As the capital city of Tennessee, Nashville enjoys a reputation as both an entertainment mecca and a center of economic and industrial growth. First settled on December 25, 1779, Nashville was originally known as Nashborough, named after Revolutionary War hero General Francis Nash, and later became Nashville in 1789. During the Civil War, Nashville was the first city to succumb to the Union troops. Late 19th century Nashville was a prosperous city, firmly establishing itself as shipping and trading port on the Cumberland River. Many of the opulent, classical-style buildings that line the city streets today were built during this time of elegance.
Today, Nashville's economy continues to thrive, with a population reaching about 1.5 million people in 2006. The majority of Nashville residents are white, African American and Latino, with a smaller percentage of American Indian, Asian and Pacific Islander residents. Located on the Cumberland River in the north-central region of Tennessee, Nashville encompasses 526 square miles.
Known as Music City, Nashville is home to the legendary Grand Ole Opry broadcast. Still staged live every week, the Opry is America's longest-running radio show, having been on the air for more than 80 years. Though it's often noted for its role in the development of country and bluegrass, Nashville has become a hub for all musical genres. Notable artists such as Elvis Presley, Jimi Hendrix, Bob Dylan and Jimmy Buffett have all written, recorded and produced music in this illustrious city.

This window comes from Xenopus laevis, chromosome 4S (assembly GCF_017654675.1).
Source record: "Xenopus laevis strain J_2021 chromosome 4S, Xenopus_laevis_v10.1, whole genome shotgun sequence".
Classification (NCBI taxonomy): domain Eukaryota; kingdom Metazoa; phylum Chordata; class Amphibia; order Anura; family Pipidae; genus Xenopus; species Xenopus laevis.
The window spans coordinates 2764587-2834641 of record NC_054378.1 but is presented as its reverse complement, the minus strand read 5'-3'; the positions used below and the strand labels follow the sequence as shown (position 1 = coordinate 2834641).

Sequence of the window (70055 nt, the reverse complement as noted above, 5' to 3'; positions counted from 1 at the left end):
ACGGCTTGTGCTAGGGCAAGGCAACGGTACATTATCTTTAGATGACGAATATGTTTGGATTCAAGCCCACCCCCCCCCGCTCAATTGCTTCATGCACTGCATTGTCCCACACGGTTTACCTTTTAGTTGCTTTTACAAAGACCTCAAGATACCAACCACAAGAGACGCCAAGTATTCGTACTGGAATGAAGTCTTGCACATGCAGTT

Music makes up an integral part of the city's culture and attractions. Nearly 80 record labels, 130 music publishers and 180 recording studios have made Nashville home. Explore artifacts, photographs and original recordings from country music's past at the Country Music Hall of Fame and Museum. See the outfits and instruments of country greats such as Roy Acuff and Patsy Cline, along with Marty Robbins' restored office, at the Grand Ole Opry Museum. Stroll star-studded Music City Walk of Fame, recognizing big name inductees such as Reba McEntire, Wynonna Judd and Hank Williams, on your way to one of the cities many "honky tonk" bars and nightspots, each marked by a Nashville Live Music Venue sign. Or, grab a bite to eat at any of Nashville's authentic barbecue spots.
Despite being known as the city that "music calls home," the sounds of country and bluegrass have not drowned out Nashville's rich and colorful past. Many other key fixtures in Nashville are closely knit together by history. Visit the Hermitage, once home to former President Andrew Jackson and the most authentic presidential home in the United States, or tour the region's history from prehistoric Indian cultures to the early 1900s at the Tennessee State Museum. Ascend the grand staircase of the Belmont Mansion, regarded as one of the most elaborate homes of antebellum Tennessee. Or, experience a civilization from across the seas at the Parthenon, located in Nashville's Centennial Park and the world's only full-scale replica of the Greek Parthenon.